And then there was the service. Part of going to Marcel’s is the white tablecloth experience, and the waitstaff operates like clockwork. Between the timing of the dishes, the highly knowledgeable sommelier, our enjoyable table captain, and the friendly maitre d’, the service was immaculate. It really adds to the overall experience and makes the evening feel that more special.

Miniature desserts

Overall this was arguably one of the best meals we have had in the District. Between the outstanding cooking and exceptional service, Rachel and I left with a smile on our (very full) faces. I was already joking with Rachel that I would gladly go back here for my birthday in a few months. With so many new restaurants that have opened in DC the past few years, Marcel’s is one that should not be overlooked. Wiedmaier works wonders in the kitchen and this is one place you should not pass up for your next special occasion.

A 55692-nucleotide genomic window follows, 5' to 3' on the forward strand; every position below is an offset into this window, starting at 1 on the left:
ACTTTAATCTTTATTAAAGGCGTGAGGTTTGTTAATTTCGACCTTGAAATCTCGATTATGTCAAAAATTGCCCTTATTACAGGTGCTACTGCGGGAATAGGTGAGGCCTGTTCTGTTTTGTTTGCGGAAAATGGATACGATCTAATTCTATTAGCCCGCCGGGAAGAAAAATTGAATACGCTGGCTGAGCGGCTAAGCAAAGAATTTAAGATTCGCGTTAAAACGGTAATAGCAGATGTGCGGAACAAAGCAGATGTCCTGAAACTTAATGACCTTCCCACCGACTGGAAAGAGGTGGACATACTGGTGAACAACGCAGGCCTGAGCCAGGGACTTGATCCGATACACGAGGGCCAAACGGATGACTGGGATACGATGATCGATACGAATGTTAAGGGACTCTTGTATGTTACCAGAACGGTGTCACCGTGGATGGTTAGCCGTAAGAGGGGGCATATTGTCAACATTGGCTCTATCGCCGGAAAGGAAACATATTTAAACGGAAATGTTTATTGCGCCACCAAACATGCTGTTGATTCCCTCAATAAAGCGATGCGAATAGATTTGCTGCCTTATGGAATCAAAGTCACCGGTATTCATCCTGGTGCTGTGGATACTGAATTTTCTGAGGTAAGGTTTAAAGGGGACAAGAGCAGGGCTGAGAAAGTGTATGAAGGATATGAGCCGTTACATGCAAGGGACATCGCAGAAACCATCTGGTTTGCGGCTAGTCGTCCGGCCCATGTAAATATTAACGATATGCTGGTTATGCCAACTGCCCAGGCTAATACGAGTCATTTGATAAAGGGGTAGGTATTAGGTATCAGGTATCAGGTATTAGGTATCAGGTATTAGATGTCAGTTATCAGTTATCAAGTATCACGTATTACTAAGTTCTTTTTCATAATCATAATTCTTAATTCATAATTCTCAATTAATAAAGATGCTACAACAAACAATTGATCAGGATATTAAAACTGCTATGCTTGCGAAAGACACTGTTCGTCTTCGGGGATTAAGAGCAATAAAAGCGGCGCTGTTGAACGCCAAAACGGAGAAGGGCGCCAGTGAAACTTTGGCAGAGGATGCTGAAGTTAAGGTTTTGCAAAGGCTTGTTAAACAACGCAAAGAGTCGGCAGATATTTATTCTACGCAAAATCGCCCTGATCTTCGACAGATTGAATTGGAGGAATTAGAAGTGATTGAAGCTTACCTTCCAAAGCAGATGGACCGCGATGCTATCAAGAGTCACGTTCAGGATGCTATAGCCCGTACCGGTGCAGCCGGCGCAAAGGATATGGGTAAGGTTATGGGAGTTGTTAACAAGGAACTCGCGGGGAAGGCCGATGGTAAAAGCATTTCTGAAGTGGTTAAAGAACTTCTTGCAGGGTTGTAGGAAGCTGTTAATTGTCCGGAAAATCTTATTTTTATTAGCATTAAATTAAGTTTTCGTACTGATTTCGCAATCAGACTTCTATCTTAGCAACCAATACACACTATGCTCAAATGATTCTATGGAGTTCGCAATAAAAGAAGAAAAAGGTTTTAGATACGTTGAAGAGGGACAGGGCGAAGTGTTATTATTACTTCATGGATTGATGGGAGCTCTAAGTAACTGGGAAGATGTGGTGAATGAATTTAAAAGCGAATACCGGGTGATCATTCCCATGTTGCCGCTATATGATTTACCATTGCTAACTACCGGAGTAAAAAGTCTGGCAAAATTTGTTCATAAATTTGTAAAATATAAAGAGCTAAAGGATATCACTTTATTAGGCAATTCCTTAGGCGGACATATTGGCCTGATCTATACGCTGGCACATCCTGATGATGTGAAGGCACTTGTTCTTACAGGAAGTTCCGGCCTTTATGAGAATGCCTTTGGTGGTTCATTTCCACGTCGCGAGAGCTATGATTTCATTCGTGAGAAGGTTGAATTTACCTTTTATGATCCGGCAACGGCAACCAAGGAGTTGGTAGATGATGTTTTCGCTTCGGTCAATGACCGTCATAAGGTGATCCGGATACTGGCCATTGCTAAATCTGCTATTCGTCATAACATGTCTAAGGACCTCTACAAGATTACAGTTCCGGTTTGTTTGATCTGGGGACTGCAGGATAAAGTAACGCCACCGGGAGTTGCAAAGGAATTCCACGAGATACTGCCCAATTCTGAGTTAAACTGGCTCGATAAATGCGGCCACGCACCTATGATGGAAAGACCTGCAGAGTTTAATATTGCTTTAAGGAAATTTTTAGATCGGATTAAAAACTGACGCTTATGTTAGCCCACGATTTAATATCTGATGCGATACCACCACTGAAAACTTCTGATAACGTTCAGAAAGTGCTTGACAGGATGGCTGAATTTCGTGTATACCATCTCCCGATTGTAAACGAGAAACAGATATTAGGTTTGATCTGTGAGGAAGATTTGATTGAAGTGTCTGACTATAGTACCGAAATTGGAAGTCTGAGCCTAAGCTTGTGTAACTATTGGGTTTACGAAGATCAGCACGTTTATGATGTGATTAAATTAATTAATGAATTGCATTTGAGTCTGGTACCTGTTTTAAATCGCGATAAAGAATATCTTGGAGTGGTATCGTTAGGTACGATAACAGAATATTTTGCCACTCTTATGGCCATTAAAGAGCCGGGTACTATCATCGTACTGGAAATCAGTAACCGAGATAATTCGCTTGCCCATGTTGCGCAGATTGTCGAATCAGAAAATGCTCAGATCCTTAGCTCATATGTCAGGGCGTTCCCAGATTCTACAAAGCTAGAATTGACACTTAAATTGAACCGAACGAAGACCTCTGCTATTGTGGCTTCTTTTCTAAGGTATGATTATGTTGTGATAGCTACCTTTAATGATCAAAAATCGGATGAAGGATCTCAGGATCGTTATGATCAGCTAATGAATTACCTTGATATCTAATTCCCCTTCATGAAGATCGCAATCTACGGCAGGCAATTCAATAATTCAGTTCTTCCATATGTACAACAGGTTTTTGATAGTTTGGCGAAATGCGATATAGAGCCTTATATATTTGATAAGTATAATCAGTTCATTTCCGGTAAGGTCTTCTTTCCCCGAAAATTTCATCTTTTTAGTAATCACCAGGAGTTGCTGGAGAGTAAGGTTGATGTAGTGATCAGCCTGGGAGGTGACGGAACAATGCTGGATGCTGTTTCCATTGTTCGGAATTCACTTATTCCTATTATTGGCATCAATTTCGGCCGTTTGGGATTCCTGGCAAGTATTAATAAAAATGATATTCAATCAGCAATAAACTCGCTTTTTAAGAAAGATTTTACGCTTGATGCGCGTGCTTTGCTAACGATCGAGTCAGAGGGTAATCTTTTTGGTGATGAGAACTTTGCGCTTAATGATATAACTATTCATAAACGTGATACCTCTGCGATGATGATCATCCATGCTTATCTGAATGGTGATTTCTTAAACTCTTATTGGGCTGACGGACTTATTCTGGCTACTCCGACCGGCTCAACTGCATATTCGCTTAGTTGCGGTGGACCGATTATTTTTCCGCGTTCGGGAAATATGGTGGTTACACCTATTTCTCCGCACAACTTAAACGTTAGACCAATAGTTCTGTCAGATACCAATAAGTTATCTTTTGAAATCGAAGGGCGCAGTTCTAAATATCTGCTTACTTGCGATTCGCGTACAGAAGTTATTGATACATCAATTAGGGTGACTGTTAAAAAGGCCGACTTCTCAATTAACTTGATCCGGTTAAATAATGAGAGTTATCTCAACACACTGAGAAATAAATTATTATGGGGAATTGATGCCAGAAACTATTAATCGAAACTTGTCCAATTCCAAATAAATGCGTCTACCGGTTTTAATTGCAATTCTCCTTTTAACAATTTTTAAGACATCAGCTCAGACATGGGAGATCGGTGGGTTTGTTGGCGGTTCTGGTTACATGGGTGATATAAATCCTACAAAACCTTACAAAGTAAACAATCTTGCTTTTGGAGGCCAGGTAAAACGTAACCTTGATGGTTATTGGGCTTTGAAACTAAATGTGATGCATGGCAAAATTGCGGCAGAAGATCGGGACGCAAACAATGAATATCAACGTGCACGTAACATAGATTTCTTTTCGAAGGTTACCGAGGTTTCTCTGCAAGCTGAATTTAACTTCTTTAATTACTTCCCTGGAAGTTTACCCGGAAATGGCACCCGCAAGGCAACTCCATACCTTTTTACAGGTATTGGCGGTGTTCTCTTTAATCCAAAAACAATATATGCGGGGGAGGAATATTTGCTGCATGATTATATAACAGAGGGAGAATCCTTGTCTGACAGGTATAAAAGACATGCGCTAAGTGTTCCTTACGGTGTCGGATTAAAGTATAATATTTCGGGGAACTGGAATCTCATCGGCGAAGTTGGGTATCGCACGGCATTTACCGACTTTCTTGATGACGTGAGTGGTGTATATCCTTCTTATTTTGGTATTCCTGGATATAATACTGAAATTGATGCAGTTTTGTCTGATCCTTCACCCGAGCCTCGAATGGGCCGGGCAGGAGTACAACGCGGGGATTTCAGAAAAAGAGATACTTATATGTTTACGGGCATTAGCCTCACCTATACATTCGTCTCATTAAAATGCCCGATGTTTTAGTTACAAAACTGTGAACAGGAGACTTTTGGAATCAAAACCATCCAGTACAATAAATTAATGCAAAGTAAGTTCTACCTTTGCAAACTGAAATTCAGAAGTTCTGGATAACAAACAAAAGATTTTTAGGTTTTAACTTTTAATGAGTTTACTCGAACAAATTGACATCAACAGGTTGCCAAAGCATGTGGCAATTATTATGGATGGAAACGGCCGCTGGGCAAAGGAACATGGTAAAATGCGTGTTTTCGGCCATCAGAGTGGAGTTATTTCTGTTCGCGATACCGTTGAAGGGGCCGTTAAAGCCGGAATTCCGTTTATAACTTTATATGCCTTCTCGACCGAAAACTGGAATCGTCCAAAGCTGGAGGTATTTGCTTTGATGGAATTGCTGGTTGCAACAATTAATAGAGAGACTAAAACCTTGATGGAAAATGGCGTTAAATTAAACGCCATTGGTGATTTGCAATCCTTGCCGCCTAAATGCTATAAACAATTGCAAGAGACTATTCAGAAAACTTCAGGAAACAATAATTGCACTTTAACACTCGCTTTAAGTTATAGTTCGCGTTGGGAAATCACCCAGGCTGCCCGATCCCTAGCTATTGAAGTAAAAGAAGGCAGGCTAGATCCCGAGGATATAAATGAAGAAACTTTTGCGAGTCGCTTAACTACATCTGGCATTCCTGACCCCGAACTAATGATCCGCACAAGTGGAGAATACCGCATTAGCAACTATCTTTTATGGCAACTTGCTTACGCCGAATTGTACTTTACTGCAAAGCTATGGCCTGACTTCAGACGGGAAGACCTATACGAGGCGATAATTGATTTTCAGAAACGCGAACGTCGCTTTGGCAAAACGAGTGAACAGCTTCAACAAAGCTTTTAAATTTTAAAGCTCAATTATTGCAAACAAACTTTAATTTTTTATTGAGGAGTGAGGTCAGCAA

Marcel's on Urbanspoon

A Pre-Theater Brunch at Ris

8 Aug

A few weeks ago, we had Sunday matinee tickets for The Book of Mormon at the Kennedy Center. Considering we were already walking around the West End, we thought we might as well take advantage of the neighborhood and get a meal before the show started at 1:30. Given the proximity to the theater as well as the appetizing menu, Ris turned out to be a great choice for a pre-theater brunch.

I tried their house-made ginger beer. Prepared with fresh ginger juice, lemon juice, and club soda, this was a perfect summer beverage. Rachel ordered a delicious mimosa with lavender and thyme.

House-made ginger beer

For our main course, I opted for a classic breakfast staple, Huevos Rancheros. A heap of fried eggs were topped over a layer of corn tortillas and served with black beans, rancheros sauce, rice, queso blanco, and chorizo. A very satisfying dish without being too heavy, I particularly enjoyed the spicy chorizo as it had a nice kick to it.